Personally, I tend to subscribe to a combination of the first two of these Theories, based on the testimony of my Great Great [etc] Grandfather, Captain Angus MacLaowai of the Royal Engineers. He was actually there at the time and his will made note of the fact that the items from the Old Summer Palace he left to his family (and which I today possess), were legally purchased from Wang Xiansheng, a Chinese trader in Beijing. I’ll be damned if I give back something that was legally purchased, just because a Chinese trader stole them in the first place.

Putting It All Together. So, the original makers of the items in question were not Chinese to begin with, but Manchu. The war in question was fully justified and was in fact caused by the Chinese Government not keeping it’s word. And the items themselves were not stolen or looted, but were in fact legally purchased in good faith by innocent foreigners. Christie’s auction of the rat and rabbit bronzes did not break any international agreements and the pieces’ legal ownership has been “clearly confirmed.” It all seems pretty clear to me.

What China Didn’t Mention. There’s something curiously missing from the ‘fire and brimstone’ reporting from ChinaDaily, and that is the fact that the current legal owner of the bronze heads offered to give them to the Chinese Government, free of charge. That’s right folks: Pierre Berge (partner of designer Yves Saint Laurent) offered to return the pieces to China in return for a pledge to improve human rights. That’s it, just a little promise to start behaving responsibly and treat their own people a little bit better. The Chinese foreign ministry dismissed his offer as “just ridiculous.” The Chinese Government went on to say that it demanded the statues’ return, but the French government said it received no official request from Beijing, and the sale went ahead. Berge is offering the proceeds to fight AIDS, while the Beijing-based Global Times is accusing France of “hurting China’s feelings”, as usual.

A Late Twist. A Chinese man said Monday he was the mystery collector behind winning bids for two imperial bronzes auctioned at Christie’s over Beijing’s objections, and that he made bogus offers to protest any sale of the looted relics.

Auction house owner Cai Mingchao said he made the $36 million in bids for the bronze rat and rabbit heads by telephone last week when the pieces were auctioned in Paris as part of a collection owned by the late French designer Yves Saint Laurent.

“What I need to stress is that this money cannot be paid,” Cai told a news conference in Beijing. “At the time, I was thinking that any Chinese would do this if they could…”.

Cai, an art collector and expert on relics, is the owner of Xinheart, an auction company in the southern Chinese city of Xiamen.

And Now, Another Auction. As the current legal owner of a number of items that originated from the Old Summer Palace at the time the Chinese were taught their lesson, I am well within my rights to dispose of the goods in any manner I see fit. I am offering one of these priceless family heirlooms to the New Beijing Museum, free of charge, in exchange for a pledge by the Chinese Government to improve human rights. The piece in question is a bronze that the MyLaowai Family refer to as the Falling Cow.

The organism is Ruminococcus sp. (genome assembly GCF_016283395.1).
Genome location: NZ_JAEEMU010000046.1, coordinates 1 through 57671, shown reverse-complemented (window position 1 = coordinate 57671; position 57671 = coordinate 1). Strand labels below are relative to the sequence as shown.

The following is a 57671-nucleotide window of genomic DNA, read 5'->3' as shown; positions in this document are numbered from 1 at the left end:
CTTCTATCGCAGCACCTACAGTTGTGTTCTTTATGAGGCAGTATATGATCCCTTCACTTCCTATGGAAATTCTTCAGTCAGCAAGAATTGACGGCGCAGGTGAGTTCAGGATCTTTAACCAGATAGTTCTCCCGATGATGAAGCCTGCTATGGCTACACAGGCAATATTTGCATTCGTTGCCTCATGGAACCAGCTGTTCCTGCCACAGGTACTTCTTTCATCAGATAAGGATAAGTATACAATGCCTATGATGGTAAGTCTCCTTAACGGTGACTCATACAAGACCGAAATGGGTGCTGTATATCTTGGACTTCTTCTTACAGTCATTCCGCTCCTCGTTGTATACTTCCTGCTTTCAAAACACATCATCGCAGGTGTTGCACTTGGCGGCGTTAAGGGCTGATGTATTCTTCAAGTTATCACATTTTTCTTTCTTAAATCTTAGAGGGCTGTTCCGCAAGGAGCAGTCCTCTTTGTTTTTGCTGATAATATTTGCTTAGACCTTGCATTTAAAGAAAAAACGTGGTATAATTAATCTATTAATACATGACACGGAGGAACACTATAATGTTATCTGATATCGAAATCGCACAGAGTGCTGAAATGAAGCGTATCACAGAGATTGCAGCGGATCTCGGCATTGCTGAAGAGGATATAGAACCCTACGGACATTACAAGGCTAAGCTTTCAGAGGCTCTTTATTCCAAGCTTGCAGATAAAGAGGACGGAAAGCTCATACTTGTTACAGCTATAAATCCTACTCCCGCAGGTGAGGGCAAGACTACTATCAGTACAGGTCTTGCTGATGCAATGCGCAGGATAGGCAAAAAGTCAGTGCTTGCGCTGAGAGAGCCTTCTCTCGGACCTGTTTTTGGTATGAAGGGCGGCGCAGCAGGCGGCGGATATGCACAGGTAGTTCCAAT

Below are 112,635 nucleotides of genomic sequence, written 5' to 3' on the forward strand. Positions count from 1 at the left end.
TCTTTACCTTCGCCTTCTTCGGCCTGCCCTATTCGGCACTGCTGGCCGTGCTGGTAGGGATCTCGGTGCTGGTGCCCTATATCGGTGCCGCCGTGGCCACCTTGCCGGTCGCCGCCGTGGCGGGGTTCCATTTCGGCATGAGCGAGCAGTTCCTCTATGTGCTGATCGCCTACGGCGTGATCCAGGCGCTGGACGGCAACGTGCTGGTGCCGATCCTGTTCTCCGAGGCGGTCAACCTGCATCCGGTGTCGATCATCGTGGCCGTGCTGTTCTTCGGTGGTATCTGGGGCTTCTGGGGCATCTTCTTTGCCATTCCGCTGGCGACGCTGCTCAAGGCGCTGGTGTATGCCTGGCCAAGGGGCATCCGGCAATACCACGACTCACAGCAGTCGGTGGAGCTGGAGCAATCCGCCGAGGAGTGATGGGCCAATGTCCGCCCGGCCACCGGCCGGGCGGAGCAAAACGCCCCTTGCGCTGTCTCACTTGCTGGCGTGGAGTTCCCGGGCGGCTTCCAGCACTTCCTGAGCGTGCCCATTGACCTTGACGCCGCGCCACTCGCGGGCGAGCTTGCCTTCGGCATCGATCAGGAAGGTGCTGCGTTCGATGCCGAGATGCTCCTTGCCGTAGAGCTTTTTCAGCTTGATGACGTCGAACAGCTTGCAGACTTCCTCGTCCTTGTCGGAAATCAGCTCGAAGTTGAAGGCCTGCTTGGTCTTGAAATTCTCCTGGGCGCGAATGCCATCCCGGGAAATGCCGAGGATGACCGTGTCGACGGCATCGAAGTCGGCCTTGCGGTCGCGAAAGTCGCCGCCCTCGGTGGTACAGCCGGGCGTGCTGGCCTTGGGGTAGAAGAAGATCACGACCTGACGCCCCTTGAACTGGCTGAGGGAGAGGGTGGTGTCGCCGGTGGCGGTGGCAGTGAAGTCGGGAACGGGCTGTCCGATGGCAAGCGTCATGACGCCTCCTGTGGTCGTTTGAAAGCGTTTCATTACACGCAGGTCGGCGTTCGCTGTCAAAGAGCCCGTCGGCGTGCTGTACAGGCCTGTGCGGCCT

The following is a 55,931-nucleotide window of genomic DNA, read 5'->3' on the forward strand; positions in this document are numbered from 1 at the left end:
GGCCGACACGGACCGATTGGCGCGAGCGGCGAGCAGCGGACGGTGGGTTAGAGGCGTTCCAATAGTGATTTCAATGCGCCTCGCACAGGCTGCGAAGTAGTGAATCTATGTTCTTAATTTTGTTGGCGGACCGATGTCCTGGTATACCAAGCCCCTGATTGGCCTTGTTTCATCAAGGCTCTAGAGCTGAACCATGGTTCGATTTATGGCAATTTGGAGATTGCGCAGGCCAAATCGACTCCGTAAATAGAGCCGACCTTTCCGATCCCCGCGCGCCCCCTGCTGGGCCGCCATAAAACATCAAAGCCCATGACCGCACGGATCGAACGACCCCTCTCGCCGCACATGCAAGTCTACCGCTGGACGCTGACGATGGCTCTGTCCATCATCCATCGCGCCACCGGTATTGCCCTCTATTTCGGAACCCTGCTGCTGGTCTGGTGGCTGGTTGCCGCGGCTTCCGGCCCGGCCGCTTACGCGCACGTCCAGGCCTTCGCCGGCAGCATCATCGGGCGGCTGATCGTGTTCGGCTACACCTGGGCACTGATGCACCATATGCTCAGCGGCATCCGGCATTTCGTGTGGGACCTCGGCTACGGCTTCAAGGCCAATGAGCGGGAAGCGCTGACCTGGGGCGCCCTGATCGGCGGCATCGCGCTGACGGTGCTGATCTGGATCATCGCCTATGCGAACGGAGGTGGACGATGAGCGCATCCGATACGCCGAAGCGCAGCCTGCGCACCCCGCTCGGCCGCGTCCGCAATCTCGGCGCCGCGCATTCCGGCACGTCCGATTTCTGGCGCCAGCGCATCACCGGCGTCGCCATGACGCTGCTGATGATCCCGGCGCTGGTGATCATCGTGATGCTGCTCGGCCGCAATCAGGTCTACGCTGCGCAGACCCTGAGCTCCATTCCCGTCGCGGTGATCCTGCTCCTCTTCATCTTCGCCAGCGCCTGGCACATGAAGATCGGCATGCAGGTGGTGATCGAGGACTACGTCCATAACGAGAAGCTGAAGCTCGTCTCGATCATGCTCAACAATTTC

The ball’s in your court now, chaps.

Falling Cow Auction. Bidding Starts Soon.

9 Responses to “Christie’s To Auction Falling Cow!”

  1. justrecently said

    They’ll fall over each other to get it back.

  2. MyLaowai said

    If I don’t manage to upset some locals with this post, I’ll hang up my spurs.

    But seriously, it’s all true. [snigger snigger]

  3. johnsmith9876 said

    Word of caution: Only accept bids that are backed by letters of credit from some western banks or similar instruments, especially if the bidder is Chinese. Trust the bankers, not the Chinese bidders.

  4. MyLaowai said

    True enough, except… Trust the bankers?

    Any other [better] ideas?

  5. MyLaowai said

    *** Update ***

    I have received an offer from a Liu Xiansheng of Changsha, who offers not to impale my children on bamboo spikes in the traditional manner if I give my property to China without extracting a pledge from the Communist Party to improve human rights, which he considers “ridiculous”.

    Your offer is noted, Liu.

    Next, please…

  6. Meursault said

    Well, if we follow the Chinese line that all artifacts should be returned to their origin of production, then it is absolutely right that these bronze heads are in Europe. After all, it was western Jesuit missionaries that made them and the surrounding palace:


  7. Anon said

    “Hurt national sentiment?” Oh no, did they finally figure out that “hurt the feelings of the Chinese people” made them sound like a bunch of whiners? Well, it’s not like we can’t find other things to laugh about.

  8. Hunxuer said

    This was one of your more memorable and creative posts (though all backed by fact and based on evidence, I know!).

    Here’s another example of the resistance to the queue…

    Police stop Shanghai stampede for free tourist vouchers

    Police stepped in on Sunday when chaos erupted as hundreds of Shanghai residents scrambled for 30,000 cash vouchers able to be spent by tourists in spots in Hangzhou, Zhejiang province, the Shanghai Youth Daily reported yesterday. Masses lined up outside two branches of Hangzhou Bank early in the morning for a 2pm voucher handout. Police halted the exercise at the Huangpu district branch when people rushed the banks. The incident was a repeat of chaos in Shanghai last week when the city of Changzhou, in Jiangsu province, tried to distribute 1 million yuan (HK$1.13 million) worth of similar vouchers.

  9. Enrico said

    Just dropping by.Btw, you website have great content!